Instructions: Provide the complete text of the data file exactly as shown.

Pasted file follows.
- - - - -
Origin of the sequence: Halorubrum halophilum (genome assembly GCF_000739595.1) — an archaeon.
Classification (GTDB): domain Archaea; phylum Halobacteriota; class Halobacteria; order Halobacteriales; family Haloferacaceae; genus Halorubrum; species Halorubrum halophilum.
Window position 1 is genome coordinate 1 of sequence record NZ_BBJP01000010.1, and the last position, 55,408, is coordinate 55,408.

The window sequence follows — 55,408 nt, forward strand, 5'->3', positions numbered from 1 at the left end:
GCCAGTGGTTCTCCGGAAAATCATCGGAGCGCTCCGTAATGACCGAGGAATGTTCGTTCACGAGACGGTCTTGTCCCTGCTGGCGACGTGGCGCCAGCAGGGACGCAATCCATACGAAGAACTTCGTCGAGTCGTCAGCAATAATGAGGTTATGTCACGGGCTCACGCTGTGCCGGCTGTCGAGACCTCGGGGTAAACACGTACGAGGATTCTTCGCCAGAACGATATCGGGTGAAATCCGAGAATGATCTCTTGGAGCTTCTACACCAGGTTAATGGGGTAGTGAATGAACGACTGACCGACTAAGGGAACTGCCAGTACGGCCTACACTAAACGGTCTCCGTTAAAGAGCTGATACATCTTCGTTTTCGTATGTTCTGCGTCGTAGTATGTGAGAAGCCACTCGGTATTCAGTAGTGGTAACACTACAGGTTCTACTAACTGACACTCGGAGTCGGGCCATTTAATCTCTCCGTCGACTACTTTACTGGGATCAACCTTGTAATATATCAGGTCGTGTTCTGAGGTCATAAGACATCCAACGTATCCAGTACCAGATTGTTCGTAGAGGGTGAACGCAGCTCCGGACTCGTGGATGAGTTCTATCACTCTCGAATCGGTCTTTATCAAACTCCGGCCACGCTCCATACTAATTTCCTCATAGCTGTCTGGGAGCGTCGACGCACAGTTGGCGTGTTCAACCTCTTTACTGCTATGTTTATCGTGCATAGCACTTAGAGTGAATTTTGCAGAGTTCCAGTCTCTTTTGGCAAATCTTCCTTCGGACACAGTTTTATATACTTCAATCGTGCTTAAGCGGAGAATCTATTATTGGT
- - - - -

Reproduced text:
Origin of the sequence: Halorubrum halophilum (genome assembly GCF_000739595.1) — an archaeon.
Classification (GTDB): domain Archaea; phylum Halobacteriota; class Halobacteria; order Halobacteriales; family Haloferacaceae; genus Halorubrum; species Halorubrum halophilum.
Window position 1 is genome coordinate 1 of sequence record NZ_BBJP01000010.1, and the last position, 55,408, is coordinate 55,408.

The window sequence follows — 55,408 nt, forward strand, 5'->3', positions numbered from 1 at the left end:
GCCAGTGGTTCTCCGGAAAATCATCGGAGCGCTCCGTAATGACCGAGGAATGTTCGTTCACGAGACGGTCTTGTCCCTGCTGGCGACGTGGCGCCAGCAGGGACGCAATCCATACGAAGAACTTCGTCGAGTCGTCAGCAATAATGAGGTTATGTCACGGGCTCACGCTGTGCCGGCTGTCGAGACCTCGGGGTAAACACGTACGAGGATTCTTCGCCAGAACGATATCGGGTGAAATCCGAGAATGATCTCTTGGAGCTTCTACACCAGGTTAATGGGGTAGTGAATGAACGACTGACCGACTAAGGGAACTGCCAGTACGGCCTACACTAAACGGTCTCCGTTAAAGAGCTGATACATCTTCGTTTTCGTATGTTCTGCGTCGTAGTATGTGAGAAGCCACTCGGTATTCAGTAGTGGTAACACTACAGGTTCTACTAACTGACACTCGGAGTCGGGCCATTTAATCTCTCCGTCGACTACTTTACTGGGATCAACCTTGTAATATATCAGGTCGTGTTCTGAGGTCATAAGACATCCAACGTATCCAGTACCAGATTGTTCGTAGAGGGTGAACGCAGCTCCGGACTCGTGGATGAGTTCTATCACTCTCGAATCGGTCTTTATCAAACTCCGGCCACGCTCCATACTAATTTCCTCATAGCTGTCTGGGAGCGTCGACGCACAGTTGGCGTGTTCAACCTCTTTACTGCTATGTTTATCGTGCATAGCACTTAGAGTGAATTTTGCAGAGTTCCAGTCTCTTTTGGCAAATCTTCCTTCGGACACAGTTTTATATACTTCAATCGTGCTTAAGCGGAGAATCTATTATTGGT